Differences between meditators and non-meditators in mindfulness, its components and related qualities

Publication Type:
Journal Article
Current Psychology: developmental - learning - personality - social, 2022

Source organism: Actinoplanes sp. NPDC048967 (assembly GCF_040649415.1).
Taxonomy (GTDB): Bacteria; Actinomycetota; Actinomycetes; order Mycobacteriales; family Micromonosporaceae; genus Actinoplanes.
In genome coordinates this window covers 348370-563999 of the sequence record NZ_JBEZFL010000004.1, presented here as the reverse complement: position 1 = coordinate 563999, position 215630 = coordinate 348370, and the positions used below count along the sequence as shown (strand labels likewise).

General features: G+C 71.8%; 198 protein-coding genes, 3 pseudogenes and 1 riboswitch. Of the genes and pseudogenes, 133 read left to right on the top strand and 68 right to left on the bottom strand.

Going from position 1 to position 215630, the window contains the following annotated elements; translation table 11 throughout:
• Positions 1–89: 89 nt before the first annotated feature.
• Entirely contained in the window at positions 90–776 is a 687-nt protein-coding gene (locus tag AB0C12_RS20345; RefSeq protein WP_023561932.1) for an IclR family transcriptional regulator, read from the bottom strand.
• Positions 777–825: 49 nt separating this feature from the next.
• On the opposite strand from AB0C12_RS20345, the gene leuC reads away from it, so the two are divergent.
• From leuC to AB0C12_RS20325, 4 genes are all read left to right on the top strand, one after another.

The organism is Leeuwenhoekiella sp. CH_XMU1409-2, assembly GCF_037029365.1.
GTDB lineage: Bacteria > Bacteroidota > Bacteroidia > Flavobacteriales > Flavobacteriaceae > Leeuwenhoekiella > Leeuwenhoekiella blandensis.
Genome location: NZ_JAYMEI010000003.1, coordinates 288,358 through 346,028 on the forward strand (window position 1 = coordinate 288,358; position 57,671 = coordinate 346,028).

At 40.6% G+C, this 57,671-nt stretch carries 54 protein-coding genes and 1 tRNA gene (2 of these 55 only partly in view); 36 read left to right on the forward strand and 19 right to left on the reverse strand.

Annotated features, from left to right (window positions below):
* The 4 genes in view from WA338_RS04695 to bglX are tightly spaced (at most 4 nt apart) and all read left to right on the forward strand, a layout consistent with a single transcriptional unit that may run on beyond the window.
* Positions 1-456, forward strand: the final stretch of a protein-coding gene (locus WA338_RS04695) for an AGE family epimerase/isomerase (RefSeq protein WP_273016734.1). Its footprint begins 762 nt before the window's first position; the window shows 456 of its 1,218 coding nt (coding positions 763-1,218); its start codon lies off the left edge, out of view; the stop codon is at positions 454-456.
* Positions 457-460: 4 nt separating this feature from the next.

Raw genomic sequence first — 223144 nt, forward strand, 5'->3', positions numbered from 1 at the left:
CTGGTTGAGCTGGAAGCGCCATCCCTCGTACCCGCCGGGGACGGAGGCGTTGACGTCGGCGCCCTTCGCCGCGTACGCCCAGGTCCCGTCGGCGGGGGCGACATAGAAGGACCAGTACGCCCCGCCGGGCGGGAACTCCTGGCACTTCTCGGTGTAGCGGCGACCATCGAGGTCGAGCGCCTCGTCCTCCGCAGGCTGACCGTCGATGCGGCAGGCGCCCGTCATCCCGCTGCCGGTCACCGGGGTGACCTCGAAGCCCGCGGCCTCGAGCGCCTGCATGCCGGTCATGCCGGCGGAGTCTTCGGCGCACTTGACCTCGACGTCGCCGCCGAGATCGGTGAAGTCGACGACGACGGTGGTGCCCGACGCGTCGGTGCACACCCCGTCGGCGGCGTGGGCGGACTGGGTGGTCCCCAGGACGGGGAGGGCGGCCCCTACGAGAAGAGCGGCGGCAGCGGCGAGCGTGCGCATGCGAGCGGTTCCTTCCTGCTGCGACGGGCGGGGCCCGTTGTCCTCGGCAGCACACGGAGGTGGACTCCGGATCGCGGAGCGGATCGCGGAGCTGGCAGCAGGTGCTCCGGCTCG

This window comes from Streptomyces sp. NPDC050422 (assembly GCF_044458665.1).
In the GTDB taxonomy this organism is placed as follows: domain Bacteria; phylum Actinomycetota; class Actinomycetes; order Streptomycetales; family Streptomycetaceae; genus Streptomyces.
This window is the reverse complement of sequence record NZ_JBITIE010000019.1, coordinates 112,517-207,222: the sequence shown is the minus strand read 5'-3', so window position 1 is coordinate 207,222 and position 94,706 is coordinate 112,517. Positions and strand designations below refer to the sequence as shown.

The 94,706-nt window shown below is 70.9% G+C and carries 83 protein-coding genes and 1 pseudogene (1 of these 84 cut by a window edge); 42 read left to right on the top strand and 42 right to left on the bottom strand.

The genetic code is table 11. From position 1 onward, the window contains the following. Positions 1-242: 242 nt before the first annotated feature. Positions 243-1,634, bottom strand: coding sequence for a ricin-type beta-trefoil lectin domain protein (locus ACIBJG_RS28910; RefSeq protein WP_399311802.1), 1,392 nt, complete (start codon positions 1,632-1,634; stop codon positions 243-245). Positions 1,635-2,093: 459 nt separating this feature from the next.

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Objectives: The study investigated (1) if meditators and non-meditators differ in their levels of mindfulness, attention, acceptance, loving-kindness, compassion, joy, equanimity, and empathy; and (2) whether and how mindfulness practice affected the above qualities. Methods: The 241 participants (18–81 years, M = 40.3, SD = 14.8; 64% female) completed an online questionnaire consisting of scales measuring mindfulness components (mindful attention, acceptance, non-judging), and mindfulness related qualities, including loving-kindness, compassion, joy, equanimity, and empathy. The participants who reported being meditators (N = 122; 50.4%) were also asked questions about their meditation practice. Results: Meditators differed significantly from non-meditators in relation to their levels of mindful attention (t(239) = 4.80, p <.001, d =.63) and empathy (t(239) = 2.80, p <.01, d =.37) but not for the other mindfulness components or related qualities. Multiple regression analyses indicated that practice variables (years of practice, frequency of practice, and length of session) explained a significant proportion of variance in mindful attention (R2 =.27, p <.001) and empathy (R2 =.15, p <.05). Conclusions: The present findings are consistent with conceptualizations of mindfulness that focus on the centrality of mindful attention over acceptance and non-judging components, which is consistent with several Buddhist mindfulness traditions. Present findings also demonstrate the importance of practice for the cultivation of mindful attention. Future studies are required to increase our understanding of effects relating to the type of mindfulness undertaken and the influence of practice factors.
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